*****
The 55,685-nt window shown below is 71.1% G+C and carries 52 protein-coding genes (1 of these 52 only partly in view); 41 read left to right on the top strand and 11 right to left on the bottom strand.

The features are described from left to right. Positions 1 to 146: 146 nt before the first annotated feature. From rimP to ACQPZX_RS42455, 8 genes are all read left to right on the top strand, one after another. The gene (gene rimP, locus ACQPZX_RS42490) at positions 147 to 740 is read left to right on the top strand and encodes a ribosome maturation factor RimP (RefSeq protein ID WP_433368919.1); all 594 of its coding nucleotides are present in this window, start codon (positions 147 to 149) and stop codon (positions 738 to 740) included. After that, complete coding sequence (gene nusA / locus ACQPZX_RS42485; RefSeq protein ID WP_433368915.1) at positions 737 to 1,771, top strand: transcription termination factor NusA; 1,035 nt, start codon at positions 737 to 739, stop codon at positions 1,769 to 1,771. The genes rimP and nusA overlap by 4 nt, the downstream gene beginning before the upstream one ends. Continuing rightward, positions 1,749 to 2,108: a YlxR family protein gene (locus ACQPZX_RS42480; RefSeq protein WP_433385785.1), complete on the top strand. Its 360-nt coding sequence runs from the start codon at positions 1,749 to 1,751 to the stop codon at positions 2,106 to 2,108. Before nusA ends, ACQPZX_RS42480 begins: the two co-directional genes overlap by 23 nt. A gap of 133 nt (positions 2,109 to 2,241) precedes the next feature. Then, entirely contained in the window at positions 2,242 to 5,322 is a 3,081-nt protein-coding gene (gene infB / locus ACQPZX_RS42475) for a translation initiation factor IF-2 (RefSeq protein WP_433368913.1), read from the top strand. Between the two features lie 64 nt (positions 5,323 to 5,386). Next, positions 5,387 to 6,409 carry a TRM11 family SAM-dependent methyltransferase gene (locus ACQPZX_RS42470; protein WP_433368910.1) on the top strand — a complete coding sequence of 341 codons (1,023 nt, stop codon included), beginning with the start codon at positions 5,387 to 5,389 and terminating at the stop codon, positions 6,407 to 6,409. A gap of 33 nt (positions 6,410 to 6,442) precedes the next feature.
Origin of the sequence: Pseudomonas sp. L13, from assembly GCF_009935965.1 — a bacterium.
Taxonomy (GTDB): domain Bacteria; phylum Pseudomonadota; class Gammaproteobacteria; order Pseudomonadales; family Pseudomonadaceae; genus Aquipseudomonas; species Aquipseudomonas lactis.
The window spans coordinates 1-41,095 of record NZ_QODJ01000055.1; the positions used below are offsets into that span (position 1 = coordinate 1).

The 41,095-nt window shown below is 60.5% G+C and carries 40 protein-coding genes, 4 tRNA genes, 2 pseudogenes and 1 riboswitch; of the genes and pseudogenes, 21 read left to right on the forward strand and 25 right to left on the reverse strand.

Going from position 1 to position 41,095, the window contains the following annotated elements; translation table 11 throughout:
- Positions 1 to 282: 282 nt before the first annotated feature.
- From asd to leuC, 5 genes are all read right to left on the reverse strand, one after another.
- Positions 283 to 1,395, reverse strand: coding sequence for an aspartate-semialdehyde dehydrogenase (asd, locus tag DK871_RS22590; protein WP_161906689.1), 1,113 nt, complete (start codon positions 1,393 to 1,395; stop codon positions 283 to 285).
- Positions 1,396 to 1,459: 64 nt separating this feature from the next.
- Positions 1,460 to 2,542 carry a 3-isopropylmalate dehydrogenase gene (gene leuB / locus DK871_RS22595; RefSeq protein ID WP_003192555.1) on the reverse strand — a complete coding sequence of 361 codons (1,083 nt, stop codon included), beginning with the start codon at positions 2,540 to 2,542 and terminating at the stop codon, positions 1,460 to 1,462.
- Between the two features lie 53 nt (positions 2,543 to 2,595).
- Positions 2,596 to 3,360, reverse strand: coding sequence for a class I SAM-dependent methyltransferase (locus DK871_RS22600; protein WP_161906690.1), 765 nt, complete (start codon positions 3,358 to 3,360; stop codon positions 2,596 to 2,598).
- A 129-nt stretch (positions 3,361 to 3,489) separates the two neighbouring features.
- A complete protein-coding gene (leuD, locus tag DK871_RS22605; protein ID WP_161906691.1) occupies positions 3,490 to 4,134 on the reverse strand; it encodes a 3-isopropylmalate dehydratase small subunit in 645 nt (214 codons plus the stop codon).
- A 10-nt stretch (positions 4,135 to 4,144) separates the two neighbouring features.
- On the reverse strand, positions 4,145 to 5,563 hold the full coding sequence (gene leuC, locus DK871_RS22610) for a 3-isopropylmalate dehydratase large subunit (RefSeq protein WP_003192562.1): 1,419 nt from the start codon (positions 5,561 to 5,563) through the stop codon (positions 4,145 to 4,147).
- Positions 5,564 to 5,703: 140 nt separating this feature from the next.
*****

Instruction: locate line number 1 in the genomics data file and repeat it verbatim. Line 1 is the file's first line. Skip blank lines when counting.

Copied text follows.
The 55,685-nt window shown below is 71.1% G+C and carries 52 protein-coding genes (1 of these 52 only partly in view); 41 read left to right on the top strand and 11 right to left on the bottom strand.